TECH TALK: The Emerging Markets Paradox

Whats true for India is also true for Pakistan. And perhaps, many of the worlds other emerging markets. It is, what I call the Emerging Market Paradox: once an emerging market, always an emerging market. It is that rare nation which breaks through. In recent times, the only country that I can think of which has the potential and is doing the right things is South Korea. Most other emerging markets seem to be stuck in place. Two steps forward, one step sideways, and two steps back.

Whether it is India and Pakistan, or the countries in the Middle-East or Africa few get out of this trap. The Emerging Market Room is one with no Exit. Look at the ongoing confrontation between Israel and the Palestinians. At the end of the day, the economic impact is significant on Israelis. Even in our own Gujarat, business has come to a standstill in the past few months as politicians try and score points and use it as a test-bed to see what can win elections. Who cares about foreign investment? Who needs it? Who wants progress? Why do we want better roads, more phones? Why bother about globalization?

In his book, The Lexus and the Olive Tree, Thomas Friedman writes about the impact of globalization:

The driving idea behind globalization is free-market capitalization the more you let market forces rule and the more you open your economy to free trade and competition, the more efficient and flourishing your economy will be. Globalization has its own set of economic rules rules that revolve around opening, deregulating and privatizing your economy, in order to make it more competitive and attractive to foreign investment.Democracies vote for about a governments policies once every two or four years. The Electronic Herd [the millions of investors worldwide] votes every minute of every hour of every day.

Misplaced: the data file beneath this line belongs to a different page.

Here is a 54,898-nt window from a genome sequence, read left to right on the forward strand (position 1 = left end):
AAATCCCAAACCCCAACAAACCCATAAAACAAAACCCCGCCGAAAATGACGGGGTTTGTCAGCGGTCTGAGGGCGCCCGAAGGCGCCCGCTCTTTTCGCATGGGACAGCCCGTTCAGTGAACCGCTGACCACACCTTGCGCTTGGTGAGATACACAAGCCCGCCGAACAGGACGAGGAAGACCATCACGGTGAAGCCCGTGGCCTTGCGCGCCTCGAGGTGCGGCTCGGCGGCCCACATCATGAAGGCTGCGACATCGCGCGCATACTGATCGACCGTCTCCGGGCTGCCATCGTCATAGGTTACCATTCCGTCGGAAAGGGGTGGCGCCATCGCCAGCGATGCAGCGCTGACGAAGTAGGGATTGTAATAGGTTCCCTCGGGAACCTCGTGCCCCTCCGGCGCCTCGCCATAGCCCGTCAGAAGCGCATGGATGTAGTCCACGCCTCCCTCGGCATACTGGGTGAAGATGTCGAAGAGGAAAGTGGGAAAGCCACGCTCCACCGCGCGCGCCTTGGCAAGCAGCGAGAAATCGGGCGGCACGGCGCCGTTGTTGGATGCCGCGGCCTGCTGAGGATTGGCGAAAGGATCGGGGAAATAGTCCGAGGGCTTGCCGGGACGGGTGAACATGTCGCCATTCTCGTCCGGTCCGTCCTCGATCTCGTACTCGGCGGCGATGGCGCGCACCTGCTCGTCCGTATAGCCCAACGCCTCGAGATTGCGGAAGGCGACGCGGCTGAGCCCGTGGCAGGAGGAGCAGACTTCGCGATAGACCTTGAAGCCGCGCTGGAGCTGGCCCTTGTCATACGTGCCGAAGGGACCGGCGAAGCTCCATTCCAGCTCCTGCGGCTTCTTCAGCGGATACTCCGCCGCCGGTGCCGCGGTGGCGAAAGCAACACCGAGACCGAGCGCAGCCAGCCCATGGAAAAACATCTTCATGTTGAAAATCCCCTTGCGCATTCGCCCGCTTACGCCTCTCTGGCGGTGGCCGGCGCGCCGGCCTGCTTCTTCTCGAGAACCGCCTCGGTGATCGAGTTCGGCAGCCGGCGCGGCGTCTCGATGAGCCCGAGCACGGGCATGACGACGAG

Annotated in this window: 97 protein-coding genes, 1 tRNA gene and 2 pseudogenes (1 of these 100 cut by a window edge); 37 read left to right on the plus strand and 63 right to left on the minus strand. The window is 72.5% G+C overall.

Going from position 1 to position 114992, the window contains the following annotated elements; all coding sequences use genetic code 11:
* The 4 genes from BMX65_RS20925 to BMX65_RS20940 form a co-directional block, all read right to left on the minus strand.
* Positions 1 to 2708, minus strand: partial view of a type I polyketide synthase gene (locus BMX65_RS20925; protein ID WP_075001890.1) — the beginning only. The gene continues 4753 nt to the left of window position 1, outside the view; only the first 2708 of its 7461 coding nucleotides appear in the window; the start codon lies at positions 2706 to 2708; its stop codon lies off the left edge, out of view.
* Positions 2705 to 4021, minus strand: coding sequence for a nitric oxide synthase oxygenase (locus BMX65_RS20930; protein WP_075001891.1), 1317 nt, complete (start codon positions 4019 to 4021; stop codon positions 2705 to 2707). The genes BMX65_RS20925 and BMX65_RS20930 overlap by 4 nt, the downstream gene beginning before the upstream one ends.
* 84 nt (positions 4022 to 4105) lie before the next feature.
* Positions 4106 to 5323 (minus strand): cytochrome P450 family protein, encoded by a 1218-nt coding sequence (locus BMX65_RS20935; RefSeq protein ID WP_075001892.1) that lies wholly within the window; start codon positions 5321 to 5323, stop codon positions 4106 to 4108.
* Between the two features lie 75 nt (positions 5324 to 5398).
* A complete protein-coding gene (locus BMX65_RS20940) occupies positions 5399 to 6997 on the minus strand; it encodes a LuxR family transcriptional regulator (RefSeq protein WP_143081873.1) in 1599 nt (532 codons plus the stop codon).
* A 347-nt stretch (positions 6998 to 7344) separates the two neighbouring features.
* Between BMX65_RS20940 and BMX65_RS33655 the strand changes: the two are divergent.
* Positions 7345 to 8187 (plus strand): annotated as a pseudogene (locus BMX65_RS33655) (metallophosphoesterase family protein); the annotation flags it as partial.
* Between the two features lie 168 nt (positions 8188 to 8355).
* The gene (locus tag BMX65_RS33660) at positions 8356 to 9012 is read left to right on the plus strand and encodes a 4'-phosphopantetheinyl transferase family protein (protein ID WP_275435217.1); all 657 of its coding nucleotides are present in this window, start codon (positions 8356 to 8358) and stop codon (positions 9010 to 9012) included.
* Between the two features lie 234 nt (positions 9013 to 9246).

The world has already voted and continues to do so everyday. China gets foreign investment of USD 50 billion per annum, 20 times that of India. 20 times. We both started the process of trying to integrate with the world at the same time in 1991. Of course, it was a no-contest. As far as the world is concerned, Indias never really been a player.

The problem is that the decision-makers the politicians and bureaucrats are playing a win-win game for themselves. Who cares if everyone else loses? This is not just limited to our government. Look at Bollywood. After a bad 2001, it has been a worse 2002 with just one film in the first 5 months earnings more than its cost. So, whats the response? Come June, and well have hold your breath FIVE films on Bhagat Singh, made at an aggregate cost of over Rs 50 crores (USD 10 million). Think back to the scorpions in the jar.

Every emerging market of the world has its own set of challenges and these are, amazingly, self-made. On the one hand, television and the Internet deliver the world to the populace in real-time. On the other hand, the leaders and the generals stay rooted in the past, oblivious to technology and the changes that are happening. The only game they know is of musical chairs. Keep playing the music. Keep going around in circles.

Tomorrow: Can We Change?

Published by

Rajesh Jain

An Entrepreneur based in Mumbai, India.